I had browse around and got tempted by a second edition of the Cobra-Ferrari wars direct from the author. Its just too easy to spend your money nowadays :blush:

#4479 red stick

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Posted 11 July 2009 - 14:34

I had browse around and got tempted by a second edition of the Cobra-Ferrari wars direct from the author. Its just too easy to spend your money nowadays :blush:


I can sympathize. I jumped at that when it was released.


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#4480 Jack-the-Lad

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Posted 11 July 2009 - 21:46

Ferrari: The Men from Maranello is apparently available in the UK (according to Amazon.co.uk). Has anyone here read it yet?

Thanks.

Jack.

Edited by Jack-the-Lad, 11 July 2009 - 21:46.


#4481 jtremlett

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Posted 13 July 2009 - 11:17

Ferrari: The Men from Maranello is apparently available in the UK (according to Amazon.co.uk). Has anyone here read it yet?

Thanks.

Jack.

Yes it is available (happened to pop into Motor Books at the weekend for a quick browse and spotted it there) but I haven't read it as I ordered a copy mail order and it hasn't arrived yet! At a quick glance it looked pretty comprehensive in terms of coverage with something on a lot more than just the usual suspects.

Jonathan


#4482 FLB

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Posted 15 July 2009 - 00:42

Its just too easy to spend your money nowadays :blush:

I recently went to a race at Watkins Glen. Inside of an hour, I bought:


A used copy of Rudolf Caracciola's autobiography (American edition, 1962)
A used copy of Bruce McLaren's biography by Karl Ludvigsen
A used copy of The Heavily Censored History of Hesketh Racing
Rick Mears's biography, Thanks
Mike Argetsigner's Walt Hansgen biography
Carlos Jalife's Brothers Rodriguez


... All of which did no good whatsoever to my bank account!

#4483 don hodgdon

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Posted 15 July 2009 - 03:00

I recently went to a race at Watkins Glen. Inside of an hour, I bought:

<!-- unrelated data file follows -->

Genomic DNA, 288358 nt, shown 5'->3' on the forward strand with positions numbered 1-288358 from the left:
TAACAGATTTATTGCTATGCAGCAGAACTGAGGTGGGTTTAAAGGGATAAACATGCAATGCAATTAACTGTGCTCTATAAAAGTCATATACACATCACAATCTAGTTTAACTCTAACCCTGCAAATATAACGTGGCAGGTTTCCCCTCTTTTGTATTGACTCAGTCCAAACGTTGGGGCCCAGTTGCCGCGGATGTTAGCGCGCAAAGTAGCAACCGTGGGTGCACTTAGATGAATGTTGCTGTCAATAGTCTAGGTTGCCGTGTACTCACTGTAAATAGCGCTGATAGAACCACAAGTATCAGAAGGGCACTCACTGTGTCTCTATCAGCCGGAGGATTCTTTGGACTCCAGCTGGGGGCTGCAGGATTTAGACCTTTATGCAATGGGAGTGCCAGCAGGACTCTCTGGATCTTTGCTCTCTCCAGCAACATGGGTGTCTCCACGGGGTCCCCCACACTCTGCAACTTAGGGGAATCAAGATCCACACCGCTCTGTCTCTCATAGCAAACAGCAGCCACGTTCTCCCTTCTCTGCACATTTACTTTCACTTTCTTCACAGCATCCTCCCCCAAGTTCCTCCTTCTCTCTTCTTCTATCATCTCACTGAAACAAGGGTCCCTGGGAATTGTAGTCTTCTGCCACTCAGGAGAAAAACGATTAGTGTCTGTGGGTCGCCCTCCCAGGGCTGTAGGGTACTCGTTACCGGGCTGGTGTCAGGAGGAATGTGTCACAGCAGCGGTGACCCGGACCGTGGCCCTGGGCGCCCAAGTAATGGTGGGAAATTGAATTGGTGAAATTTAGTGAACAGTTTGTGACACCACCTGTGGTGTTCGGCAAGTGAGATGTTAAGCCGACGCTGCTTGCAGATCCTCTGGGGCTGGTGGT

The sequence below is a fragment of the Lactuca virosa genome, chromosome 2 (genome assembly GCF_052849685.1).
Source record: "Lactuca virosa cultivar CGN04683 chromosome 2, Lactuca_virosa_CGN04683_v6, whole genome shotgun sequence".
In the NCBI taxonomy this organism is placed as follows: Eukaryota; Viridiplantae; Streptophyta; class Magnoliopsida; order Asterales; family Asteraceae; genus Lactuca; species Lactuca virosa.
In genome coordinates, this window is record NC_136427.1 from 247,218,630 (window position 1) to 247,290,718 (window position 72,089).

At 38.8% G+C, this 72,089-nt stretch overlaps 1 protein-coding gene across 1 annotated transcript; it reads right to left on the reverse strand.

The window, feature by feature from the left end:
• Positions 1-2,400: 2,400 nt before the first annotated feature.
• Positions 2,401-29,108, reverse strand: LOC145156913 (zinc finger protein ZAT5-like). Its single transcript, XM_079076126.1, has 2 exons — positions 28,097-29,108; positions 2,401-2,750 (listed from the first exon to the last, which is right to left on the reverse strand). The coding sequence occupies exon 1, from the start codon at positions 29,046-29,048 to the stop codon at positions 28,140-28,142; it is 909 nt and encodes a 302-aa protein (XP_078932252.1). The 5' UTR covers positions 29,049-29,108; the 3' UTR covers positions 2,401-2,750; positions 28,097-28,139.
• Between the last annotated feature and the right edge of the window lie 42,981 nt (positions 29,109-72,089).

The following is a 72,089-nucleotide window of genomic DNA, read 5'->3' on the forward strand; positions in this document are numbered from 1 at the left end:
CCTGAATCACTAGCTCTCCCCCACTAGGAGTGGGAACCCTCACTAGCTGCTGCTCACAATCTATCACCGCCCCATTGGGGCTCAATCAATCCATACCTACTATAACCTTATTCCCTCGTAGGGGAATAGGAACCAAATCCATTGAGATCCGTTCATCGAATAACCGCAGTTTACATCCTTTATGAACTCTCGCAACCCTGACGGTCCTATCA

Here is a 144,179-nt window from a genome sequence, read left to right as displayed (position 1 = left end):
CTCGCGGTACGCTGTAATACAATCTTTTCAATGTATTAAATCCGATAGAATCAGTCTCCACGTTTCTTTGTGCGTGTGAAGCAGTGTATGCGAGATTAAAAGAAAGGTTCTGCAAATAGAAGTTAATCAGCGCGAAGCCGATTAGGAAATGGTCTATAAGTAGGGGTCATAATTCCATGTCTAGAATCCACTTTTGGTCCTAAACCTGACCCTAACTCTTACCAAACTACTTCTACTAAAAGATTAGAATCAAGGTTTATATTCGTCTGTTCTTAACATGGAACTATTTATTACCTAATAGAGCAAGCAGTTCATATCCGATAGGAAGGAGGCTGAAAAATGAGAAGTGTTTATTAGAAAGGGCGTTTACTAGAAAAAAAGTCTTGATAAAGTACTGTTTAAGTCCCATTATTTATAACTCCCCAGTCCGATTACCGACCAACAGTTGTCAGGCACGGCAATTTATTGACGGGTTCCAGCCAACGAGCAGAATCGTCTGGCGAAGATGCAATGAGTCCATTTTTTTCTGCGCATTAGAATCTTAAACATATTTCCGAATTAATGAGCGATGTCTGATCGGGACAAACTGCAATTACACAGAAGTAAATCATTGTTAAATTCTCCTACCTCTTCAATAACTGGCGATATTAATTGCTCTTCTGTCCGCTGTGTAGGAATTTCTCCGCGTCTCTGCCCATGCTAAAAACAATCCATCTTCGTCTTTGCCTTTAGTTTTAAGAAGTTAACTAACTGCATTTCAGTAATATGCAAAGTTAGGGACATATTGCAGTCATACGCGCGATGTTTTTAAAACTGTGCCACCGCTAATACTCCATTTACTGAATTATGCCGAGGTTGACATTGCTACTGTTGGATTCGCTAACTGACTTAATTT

A used copy of Rudolf Caracciola's autobiography (American edition, 1962)
A used copy of Bruce McLaren's biography by Karl Ludvigsen
A used copy of The Heavily Censored History of Hesketh Racing
Rick Mears's biography, Thanks
Mike Argetsigner's Walt Hansgen biography
Carlos Jalife's Brothers Rodriguez


... All of which did no good whatsoever to my bank account!


But such a nice addition to your collection!



#4484 Jack-the-Lad

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Posted 15 July 2009 - 03:20

But such a nice addition to your collection!


...and a lot of weight! (Especially Rodriguez).


#4485 fbarrett

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Posted 15 July 2009 - 20:49

Will be at the Brian Redman races at Road America this coming weekend so will check out the Green Mountain and Motorsport Collector booths. Tom Warth and I are driving his 289 Cobra to and from the event; a nasty job, but someone has to do it!

Frank

#4486 RA Historian

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Posted 15 July 2009 - 22:26

Will be at the Brian Redman races at Road America this coming weekend so will check out the Green Mountain and Motorsport Collector booths. Tom Warth and I are driving his 289 Cobra to and from the event; a nasty job, but someone has to do it!

Frank

The same Warth who was T.E. Warth used books a number of years ago? I still have one of his price lists from the mid nineties. He was operating out of Osceola, Wis., IIRC.

Tom

#4487 fbarrett

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Posted 15 July 2009 - 22:48

The same Warth who was T.E. Warth used books a number of years ago? I still have one of his price lists from the mid nineties. He was operating out of Osceola, Wis., IIRC.

Tom


Tom:

Yes, one and the same. Tom started Classic Motorbooks in 1963 and sold it circa late-1980s. He's still flogging old car books. Also runs Iconografix (publisher), Enthusiast Books (retailer), Transportation Book Service (importer/distributor) and Books For Africa (charity). For a while, he was the only used book dealer I knew who had his own helicopter. Tom would be the first to admit that his prices were high, but he offered instant gratification in that when you needed a book, he usually had it, ready for immediate dispatch.